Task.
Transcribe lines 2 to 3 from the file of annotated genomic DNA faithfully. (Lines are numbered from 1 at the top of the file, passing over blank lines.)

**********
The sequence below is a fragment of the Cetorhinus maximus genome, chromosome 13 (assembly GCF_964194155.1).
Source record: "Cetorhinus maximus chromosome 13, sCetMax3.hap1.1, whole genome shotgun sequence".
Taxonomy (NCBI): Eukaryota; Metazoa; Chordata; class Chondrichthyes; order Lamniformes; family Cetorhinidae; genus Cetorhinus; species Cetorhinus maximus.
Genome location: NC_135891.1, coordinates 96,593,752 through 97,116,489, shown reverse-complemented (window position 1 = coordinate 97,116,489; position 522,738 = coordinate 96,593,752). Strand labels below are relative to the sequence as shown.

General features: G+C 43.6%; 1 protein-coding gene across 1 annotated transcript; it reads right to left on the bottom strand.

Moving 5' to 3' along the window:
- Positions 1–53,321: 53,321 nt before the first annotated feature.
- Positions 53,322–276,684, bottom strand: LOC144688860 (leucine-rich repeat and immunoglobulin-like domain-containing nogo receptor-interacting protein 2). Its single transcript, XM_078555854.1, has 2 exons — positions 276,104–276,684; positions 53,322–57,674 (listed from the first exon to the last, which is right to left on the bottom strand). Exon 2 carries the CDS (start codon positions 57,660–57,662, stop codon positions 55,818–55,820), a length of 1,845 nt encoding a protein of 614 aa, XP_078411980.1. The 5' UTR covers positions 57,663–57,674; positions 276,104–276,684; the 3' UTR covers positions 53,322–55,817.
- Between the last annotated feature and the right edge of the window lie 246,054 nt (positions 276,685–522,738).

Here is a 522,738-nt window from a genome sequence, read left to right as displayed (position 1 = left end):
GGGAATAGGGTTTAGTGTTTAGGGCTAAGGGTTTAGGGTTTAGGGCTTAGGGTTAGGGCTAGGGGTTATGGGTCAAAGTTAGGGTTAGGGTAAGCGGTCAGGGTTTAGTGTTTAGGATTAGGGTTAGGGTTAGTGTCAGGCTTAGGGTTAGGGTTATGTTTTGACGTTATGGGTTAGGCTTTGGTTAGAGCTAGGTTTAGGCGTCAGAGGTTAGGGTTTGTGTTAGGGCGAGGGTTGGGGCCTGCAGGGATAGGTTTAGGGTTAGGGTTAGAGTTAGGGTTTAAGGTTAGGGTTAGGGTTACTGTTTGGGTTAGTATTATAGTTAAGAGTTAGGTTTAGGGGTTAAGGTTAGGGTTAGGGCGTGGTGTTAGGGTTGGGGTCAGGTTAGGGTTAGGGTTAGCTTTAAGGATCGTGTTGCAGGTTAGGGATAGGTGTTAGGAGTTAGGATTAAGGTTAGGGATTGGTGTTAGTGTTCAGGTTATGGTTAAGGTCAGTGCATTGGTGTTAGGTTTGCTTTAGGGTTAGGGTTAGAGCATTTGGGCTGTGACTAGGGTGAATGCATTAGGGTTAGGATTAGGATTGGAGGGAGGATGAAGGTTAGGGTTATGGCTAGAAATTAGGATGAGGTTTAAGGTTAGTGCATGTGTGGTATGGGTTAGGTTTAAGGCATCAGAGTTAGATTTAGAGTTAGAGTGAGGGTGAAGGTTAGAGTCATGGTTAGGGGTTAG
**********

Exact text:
Source record: "Cetorhinus maximus chromosome 13, sCetMax3.hap1.1, whole genome shotgun sequence".
Taxonomy (NCBI): Eukaryota; Metazoa; Chordata; class Chondrichthyes; order Lamniformes; family Cetorhinidae; genus Cetorhinus; species Cetorhinus maximus.